Disclosure of issues related to climate change is limited
Climate change is a new addition to the Revised Guide. Listed companies are now required to disclose their policies on identifying and mitigating any significant climate-related issues that have impacted, or may impact, and the action taken to manage them. The Survey showed that only 12% of companies cited issues related to climate change. Among these companies, it is noted that over half (54%) disclosed the climate-related risks and opportunities that applied to them; and most (83%) reported on measures that they had adopted to mitigate their climate-related risks. The Survey also found that larger companies were more likely to consider climate risks and ways to mitigate them. Among companies that reported on climate change, only 15% referred to The Task Force on Climate-related Financial Disclosure (TCFD) when disclosing information related to climate change. Most of these were large listed companies from the healthcare, financial and telecommunications industries.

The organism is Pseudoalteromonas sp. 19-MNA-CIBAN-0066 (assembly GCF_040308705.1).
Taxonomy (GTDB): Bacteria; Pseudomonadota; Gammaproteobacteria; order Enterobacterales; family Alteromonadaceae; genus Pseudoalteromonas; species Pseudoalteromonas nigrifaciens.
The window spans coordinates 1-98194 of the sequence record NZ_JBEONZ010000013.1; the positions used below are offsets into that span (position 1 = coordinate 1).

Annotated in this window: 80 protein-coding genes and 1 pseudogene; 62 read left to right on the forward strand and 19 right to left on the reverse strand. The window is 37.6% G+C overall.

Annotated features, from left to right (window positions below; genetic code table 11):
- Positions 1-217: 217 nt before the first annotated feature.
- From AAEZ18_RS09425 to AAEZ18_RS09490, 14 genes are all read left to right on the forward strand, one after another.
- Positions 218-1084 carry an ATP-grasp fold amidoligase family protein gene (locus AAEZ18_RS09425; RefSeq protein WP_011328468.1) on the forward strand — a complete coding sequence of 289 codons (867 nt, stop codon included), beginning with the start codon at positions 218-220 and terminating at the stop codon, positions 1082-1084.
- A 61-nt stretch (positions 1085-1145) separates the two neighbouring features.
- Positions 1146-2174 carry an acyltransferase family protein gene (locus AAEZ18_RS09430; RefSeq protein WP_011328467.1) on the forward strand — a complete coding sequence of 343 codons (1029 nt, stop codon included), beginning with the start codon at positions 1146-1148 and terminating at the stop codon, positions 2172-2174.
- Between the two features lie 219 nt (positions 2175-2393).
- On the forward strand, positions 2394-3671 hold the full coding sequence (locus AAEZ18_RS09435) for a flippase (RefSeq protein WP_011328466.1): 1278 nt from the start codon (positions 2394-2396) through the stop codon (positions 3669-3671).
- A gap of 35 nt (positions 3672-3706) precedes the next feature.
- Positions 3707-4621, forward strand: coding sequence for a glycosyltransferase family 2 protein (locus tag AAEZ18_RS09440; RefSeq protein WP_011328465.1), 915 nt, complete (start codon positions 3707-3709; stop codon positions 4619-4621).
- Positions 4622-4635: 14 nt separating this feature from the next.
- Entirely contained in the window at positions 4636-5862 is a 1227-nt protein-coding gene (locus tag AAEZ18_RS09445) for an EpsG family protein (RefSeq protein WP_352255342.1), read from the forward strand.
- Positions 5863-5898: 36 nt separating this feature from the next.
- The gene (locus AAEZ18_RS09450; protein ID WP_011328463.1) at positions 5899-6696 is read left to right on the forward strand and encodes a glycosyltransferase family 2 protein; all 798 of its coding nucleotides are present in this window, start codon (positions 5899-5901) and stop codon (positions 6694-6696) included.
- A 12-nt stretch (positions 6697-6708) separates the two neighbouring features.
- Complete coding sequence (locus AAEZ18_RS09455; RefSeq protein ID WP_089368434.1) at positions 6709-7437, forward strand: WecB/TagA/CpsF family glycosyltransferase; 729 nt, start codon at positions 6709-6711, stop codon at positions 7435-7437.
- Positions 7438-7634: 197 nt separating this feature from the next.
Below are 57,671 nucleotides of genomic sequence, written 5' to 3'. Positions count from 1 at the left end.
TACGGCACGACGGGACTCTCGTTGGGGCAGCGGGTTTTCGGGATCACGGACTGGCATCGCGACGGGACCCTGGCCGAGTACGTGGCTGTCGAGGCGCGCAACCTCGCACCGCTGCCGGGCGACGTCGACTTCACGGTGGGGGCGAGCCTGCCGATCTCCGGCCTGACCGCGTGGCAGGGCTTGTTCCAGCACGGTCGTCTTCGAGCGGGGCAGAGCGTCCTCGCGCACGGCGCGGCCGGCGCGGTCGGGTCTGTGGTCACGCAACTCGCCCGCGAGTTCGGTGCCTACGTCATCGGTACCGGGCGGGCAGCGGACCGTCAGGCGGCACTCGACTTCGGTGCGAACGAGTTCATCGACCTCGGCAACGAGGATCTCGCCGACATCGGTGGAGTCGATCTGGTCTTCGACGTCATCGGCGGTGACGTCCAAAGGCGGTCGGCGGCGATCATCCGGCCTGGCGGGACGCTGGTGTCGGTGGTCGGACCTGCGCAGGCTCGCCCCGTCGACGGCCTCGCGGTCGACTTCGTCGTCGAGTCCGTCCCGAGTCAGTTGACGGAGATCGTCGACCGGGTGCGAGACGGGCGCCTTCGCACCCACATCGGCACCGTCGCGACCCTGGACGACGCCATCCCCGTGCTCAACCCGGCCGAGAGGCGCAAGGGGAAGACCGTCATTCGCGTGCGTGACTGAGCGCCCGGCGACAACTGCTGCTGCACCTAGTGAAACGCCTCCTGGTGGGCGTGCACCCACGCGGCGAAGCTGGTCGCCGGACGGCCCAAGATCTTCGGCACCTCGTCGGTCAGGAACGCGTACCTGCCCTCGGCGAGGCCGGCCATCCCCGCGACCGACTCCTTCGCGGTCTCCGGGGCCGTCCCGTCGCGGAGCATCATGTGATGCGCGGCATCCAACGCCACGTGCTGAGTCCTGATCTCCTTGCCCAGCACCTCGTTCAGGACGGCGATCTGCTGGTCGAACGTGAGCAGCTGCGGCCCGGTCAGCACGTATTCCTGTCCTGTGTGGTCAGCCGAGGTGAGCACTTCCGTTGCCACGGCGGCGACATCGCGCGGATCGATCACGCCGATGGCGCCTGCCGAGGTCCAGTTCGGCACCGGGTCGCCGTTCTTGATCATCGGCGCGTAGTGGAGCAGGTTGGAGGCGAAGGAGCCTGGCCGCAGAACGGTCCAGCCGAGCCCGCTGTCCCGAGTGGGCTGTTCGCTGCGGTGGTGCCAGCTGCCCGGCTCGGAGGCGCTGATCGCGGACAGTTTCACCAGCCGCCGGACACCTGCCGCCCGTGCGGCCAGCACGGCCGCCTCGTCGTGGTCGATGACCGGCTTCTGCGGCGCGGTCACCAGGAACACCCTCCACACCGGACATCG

Target-setting for environment KPIs is limited
Only 15% of companies set targets for environmental KPIs, and these targets were mainly set by large listed companies. Among these companies, the most common targets set for environmental KPIs were to reduce waste, energy consumption and greenhouse gases (GHGs). The companies adopted a variety of approaches to setting the targets for their environmental KPIs while the most common ones were to align KPI targets either with the company's visions and goals (33%) or with national or regional laws and regulations (40%).